So as Joseph stands in the presence of the angel confronted with a choice that, in the eyes of everyone he knows is going to make him a sinner and anything but a righteous man…Joseph accepts what is ahead. Out of his obedience to God he stands with Mary in the oppression and abuse that is hurled her way.
We live in challenging times…where men and woman are willing to heap shame and abuse on others and call it the judgment of God or “simply stating the truth” and then blast those who stand up for the love of God as being weak or misrepresenting the Gospel.
We live in a time where abuse of others who are different is equally rejected and accepted by the same groups of people…depending on who they like and when they are asked. And being part of the Church doesn’t help because there can be more people in the Church committed to the American Way or their own sense of truth and justice or their own “logic and reason” than there are people committed to sacrificially following in the steps of Jesus Christ. We, as Jesus’ followers are called to take the shame and rejection onto ourselves and defend and love them.
Just as Joseph refused to heap on more shame…Just as Joseph sided with Mary in her shame and took that shame on himself…Jesus sided with us, refused to heap on more shame, and takes out shame and guilt and sin on himself…so we can be free and forgiven.
In your relationships with one another, have the same mindset as Christ Jesus:
Who, being in very nature God,
did not consider equality with God something to be used to his own advantage;
rather, he made himself nothing
by taking the very nature of a servant,
being made in human likeness.
And being found in appearance as a man,
he humbled himself
by becoming obedient to death—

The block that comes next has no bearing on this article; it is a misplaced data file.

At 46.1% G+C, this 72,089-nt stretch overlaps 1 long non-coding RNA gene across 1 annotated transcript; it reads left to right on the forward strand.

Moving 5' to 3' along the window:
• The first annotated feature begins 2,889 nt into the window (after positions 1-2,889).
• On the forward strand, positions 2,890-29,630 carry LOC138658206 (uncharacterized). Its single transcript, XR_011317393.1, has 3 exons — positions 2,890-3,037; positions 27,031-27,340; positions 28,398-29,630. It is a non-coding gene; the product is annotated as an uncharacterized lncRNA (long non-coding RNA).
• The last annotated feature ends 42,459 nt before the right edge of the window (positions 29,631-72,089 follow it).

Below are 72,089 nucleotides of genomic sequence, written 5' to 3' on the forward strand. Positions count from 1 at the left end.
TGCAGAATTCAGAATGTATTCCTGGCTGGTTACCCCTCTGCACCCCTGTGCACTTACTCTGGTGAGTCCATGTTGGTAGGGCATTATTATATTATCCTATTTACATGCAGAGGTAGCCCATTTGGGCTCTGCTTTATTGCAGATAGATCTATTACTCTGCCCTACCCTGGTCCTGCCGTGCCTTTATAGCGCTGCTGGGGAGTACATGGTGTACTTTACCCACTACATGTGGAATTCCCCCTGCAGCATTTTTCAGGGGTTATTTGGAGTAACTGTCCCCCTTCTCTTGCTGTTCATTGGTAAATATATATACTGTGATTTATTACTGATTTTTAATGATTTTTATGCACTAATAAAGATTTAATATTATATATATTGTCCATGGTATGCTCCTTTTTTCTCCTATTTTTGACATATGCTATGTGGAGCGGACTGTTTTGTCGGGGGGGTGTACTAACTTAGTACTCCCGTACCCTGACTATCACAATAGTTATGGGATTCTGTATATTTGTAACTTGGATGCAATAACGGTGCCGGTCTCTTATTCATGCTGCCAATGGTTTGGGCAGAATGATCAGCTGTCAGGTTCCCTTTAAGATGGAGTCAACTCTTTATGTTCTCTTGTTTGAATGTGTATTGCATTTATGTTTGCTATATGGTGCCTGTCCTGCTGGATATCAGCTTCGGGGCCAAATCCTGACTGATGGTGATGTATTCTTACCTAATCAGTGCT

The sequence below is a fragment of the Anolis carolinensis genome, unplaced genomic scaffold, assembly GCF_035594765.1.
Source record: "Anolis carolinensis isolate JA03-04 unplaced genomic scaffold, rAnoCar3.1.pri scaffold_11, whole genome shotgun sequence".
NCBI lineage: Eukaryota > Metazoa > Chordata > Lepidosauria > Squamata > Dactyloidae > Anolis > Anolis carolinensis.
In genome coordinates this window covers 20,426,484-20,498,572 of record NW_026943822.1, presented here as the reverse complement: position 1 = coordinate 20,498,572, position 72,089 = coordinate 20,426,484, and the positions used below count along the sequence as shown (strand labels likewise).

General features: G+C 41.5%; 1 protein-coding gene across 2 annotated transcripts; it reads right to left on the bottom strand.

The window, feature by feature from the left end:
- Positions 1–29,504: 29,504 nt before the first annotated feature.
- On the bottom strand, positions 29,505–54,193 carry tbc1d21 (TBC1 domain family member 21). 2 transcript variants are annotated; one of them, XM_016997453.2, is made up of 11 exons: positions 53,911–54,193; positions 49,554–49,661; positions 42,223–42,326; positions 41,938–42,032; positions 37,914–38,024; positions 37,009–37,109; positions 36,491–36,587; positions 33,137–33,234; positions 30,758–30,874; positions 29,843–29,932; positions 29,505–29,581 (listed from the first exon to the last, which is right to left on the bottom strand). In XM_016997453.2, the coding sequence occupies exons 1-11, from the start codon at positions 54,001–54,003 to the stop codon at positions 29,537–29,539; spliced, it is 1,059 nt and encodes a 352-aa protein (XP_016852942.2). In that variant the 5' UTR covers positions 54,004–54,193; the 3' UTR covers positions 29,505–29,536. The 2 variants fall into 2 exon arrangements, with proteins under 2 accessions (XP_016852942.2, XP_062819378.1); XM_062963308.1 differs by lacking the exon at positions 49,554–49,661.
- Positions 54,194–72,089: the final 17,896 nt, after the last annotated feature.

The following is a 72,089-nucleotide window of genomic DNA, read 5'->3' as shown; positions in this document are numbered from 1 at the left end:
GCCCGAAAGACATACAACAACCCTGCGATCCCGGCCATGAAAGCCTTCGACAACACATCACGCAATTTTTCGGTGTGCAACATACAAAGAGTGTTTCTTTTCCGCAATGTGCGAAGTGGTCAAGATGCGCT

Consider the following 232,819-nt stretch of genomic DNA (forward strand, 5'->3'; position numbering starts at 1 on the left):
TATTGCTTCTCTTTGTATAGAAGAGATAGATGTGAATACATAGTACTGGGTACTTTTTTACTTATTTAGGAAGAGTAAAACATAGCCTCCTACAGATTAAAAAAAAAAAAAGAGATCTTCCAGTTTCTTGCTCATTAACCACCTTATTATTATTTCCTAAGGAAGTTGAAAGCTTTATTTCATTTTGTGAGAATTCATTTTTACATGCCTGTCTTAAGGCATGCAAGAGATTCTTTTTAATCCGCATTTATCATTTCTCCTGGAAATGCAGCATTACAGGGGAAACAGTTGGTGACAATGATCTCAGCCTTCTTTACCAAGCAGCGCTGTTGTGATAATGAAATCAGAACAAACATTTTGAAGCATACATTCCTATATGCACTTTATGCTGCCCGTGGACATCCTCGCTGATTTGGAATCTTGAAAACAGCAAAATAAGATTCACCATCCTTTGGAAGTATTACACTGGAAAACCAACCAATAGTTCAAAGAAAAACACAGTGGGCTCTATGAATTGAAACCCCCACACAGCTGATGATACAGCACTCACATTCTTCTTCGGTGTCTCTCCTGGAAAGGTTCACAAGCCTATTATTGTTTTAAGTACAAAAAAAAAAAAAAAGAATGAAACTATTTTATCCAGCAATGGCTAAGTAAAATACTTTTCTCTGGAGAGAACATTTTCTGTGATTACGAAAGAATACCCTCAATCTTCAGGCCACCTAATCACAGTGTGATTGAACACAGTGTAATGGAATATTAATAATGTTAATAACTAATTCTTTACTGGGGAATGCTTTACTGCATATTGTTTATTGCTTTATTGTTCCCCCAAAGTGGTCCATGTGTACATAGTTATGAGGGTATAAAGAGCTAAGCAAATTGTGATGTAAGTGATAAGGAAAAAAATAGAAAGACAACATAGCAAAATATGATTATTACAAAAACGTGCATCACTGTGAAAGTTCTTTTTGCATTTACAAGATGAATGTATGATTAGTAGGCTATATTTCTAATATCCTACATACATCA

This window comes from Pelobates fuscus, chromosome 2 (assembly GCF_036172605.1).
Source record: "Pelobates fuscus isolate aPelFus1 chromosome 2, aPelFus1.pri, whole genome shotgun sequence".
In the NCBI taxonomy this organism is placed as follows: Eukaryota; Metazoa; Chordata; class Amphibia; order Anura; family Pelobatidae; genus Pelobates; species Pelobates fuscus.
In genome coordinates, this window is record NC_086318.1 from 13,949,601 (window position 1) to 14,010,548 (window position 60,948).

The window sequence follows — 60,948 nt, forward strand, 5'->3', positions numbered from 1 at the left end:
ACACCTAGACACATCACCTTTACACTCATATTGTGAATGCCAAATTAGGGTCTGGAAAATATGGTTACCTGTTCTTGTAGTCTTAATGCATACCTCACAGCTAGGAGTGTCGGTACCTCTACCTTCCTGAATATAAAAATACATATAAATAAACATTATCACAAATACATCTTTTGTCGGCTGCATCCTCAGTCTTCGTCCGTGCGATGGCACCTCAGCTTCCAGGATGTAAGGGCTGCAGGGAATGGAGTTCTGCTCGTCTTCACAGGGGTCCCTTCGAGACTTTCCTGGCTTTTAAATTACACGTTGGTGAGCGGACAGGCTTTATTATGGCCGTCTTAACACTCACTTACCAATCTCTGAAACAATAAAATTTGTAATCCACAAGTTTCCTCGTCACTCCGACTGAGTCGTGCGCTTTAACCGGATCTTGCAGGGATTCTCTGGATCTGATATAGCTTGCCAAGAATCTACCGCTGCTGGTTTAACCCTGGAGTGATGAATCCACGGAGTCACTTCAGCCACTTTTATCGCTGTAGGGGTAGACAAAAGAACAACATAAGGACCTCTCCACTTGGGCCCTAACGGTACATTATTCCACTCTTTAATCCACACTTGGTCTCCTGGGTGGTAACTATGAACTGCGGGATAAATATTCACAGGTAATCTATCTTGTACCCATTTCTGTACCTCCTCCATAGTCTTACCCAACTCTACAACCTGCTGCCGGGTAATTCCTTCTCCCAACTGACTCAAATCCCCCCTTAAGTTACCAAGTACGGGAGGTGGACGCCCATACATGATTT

even death on a cross!
Being a Christian isn’t simply about being forgiven of our sins and going to heaven when we die…being a Christian means we recognize that Jesus is the way…the way we should act, the character we should have, the attitudes we should take…Jesus’s life is the pattern for living everyone of us should strive for…And we forget that Jesus was human. He had many years with Joseph as his father, and I believe that Joseph’s example of not heaping shame on someone influenced the way Jesus approached the woman caught in adultery who was about to be stoned. I believe Joseph’s example influenced the way Jesus led his life. Joseph was a righteous man who obeyed God and it really is a shame we don’t have more about him.
Dietrich Bonhoeffer was a German Lutheran pastor who resisted what he saw developing within Nazism and Hitler’s politics. He saw the way people were treating the Jews and others who didn’t “fit” in normal society. He saw how they were blamed for everything wrong in the country, and resisted…Because of this his he was labeled an enemy of the state and his life was in danger; so he left for the United States to avoid being imprisoned or killed.
But after some thought, Bonhoeffer returned to Germany to continue defending the Gospel and working to rescue those being attacked by Hitler. Because he refused to leave those who remained without someone. He believe that if he wasn’t there with them in their shame, he had no right to come back to help them rebuild and recover.
“Being a Christian is less about cautiously avoiding sin than about courageously and actively doing God’s will. We are not to simply bandage the wounds of victims beneath the wheels of injustice, we are to drive a spoke into the wheel itself.”
Within a few weeks of returning to Germany, Bonhoeffer was arrested and put in a concentration camp where he worked to encourage and lead those who were suffering. He was hanged a year and a half later, just days before the camp was liberated, but the writing he left remind me a lot how Joseph acted.
Joseph saw the purpose of his faith as actively obeying the directives of God…so when he was faced with the option to shame someone who had hurt him deeply, at first, he rejected it and tried to protect her, and then, in obedience to God, he took her shame upon himself.
A few months ago, I was challenged by a statement… Never judge someone until they know beyond a shadow of a doubt that you love them unconditionally.